Ender's Game

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The enemy's gate is down.
Ender Wiggin

The book that put Orson Scott Card on the map, and remains his most famous work ever.

In the not-too-distant future, mankind has barely survived two invasions by an insectoid alien race, formally known as Formics, but called Buggers by most of the viewpoint characters. As the threat of a third invasion looms nigh, the world's most talented children are taken to an orbiting Battle School. There they study physics, mathematics, history, psychology, politics, and play a lot of games. And the biggest, best game of all is the Battle Room, where they organize into "armies" and play 41-on-41 zero-G laser tag as the adults look on, searching for future commanders against the incoming menace.

Enter Andrew "Ender" Wiggin, six years old and third child of his family, a stigma due to the population restriction laws. He is the only one of his family to be accepted to the school, and so, leaving behind his parents, his loving sister Valentine, and his sadistic brother Peter, he leaves for Battle School... and things won't be at all easy.

The novel acted as a springboard for not one but two series, dealing with different time periods in the same canon. The first, consisting of A War of Gifts: An Ender Story, Ender in Exile, Speaker for the Dead, Xenocide, and Children of the Mind follow Ender in the far future and focus on world-building combined with a major dose of morality.

The second begins with Ender's Shadow, a retelling of Ender's Game from the viewpoint of Bean, one of his friends. The Shadow series then follows Bean in the Twenty More Minutes Into The Future Earth, consisting of Shadow of the Hegemon, Shadow Puppets, and Shadow of the Giant. The Shadow series—whose novels might accurately be described as Thrillers—is a more direct continuation of the original novel and its themes of war and politics (with Hegemon being described by its author as "a giant game of Risk"), and many more characters from the original book appear in it.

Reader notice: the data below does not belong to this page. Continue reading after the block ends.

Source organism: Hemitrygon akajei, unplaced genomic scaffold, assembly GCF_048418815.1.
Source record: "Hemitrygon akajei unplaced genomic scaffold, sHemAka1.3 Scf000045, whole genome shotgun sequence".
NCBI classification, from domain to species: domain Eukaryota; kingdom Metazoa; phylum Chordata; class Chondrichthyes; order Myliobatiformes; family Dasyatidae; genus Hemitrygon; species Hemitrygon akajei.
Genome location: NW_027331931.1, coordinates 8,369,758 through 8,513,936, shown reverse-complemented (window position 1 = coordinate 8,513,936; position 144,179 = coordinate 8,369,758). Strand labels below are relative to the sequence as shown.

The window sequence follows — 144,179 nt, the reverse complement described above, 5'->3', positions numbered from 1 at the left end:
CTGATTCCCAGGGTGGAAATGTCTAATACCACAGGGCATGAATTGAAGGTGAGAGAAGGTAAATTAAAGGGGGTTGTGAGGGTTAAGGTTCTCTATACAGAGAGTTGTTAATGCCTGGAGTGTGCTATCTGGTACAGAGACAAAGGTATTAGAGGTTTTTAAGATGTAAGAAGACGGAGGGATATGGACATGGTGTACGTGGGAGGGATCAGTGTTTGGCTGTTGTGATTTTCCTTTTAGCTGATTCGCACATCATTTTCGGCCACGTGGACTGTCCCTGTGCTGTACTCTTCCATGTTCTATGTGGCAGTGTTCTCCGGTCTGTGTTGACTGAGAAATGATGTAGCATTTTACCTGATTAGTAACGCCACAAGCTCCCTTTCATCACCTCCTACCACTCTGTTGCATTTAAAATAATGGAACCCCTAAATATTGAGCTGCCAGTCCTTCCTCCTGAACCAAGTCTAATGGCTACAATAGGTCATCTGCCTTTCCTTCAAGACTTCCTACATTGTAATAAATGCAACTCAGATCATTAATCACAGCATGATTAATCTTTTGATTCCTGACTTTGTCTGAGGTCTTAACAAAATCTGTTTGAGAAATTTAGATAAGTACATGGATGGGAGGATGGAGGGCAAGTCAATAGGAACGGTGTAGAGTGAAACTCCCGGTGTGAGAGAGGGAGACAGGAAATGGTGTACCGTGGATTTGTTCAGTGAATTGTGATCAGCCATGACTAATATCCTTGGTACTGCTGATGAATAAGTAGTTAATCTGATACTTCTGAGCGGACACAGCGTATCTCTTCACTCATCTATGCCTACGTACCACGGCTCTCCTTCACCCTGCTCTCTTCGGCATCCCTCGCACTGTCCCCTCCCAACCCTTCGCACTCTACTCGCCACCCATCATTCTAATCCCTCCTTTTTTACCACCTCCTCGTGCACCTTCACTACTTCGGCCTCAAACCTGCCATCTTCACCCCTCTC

There is also a short story collection called First Meetings. Marvel Comics is currently [when?] publishing comics adaptations of the books and Formic Wars series, which, according to Card, will be official prequel to the books.

The novels have been quite well-received, though not without their share of detractors; Ender's Game and Speaker For The Dead in particular put Card in the Guinness Book of World Records as the only person to win both the Hugo Award and Nebula Award for best novel in two consecutive years.

A movie adaptation of Ender's Game came out in 2013, produced by Roberto Orci and Alex Kurtzman, the minds behind the Star Trek reboot. It featured an all-star cast including Asa Butterfield as Ender, Hailee Steinfeld as Petra, Abigail Breslin as Valentine, Harrison Ford as Colonel Graff and Ben Kingsley as Mazer Rackham.

The following tropes are common to many or all entries in the Ender's Game franchise.
For tropes specific to individual installments, visit their respective work pages.

Ender's Game

"...I can't help it. I like the kid. I think we're going to screw him up."
"Of course we are. It's our job. We're the wicked witch. We promise gingerbread, but we eat the little bastards alive."

  • Action Girl: Petra. A great shot who has much to teach Ender early on, and who proves to be one of the most competent fighters throughout the book. She suffers a breakdown later by pushing herself too far, as a direct consequence of being so valuable to Ender.
  • Adaptation Expansion: The novel is this to the original short story. It gives Ender a family and elaborates on his life before he was sent to Battle School, and it provides details about the enemy aliens and the background of the war. In the short story, Ender has no memories of life before Battle School, and the aliens are never named or described.
  • Adults Are Useless: Justified as being part of Ender's Training from Hell. Alternatively, averted, as the adults are disturbingly good at what they do: making Ender's life suck.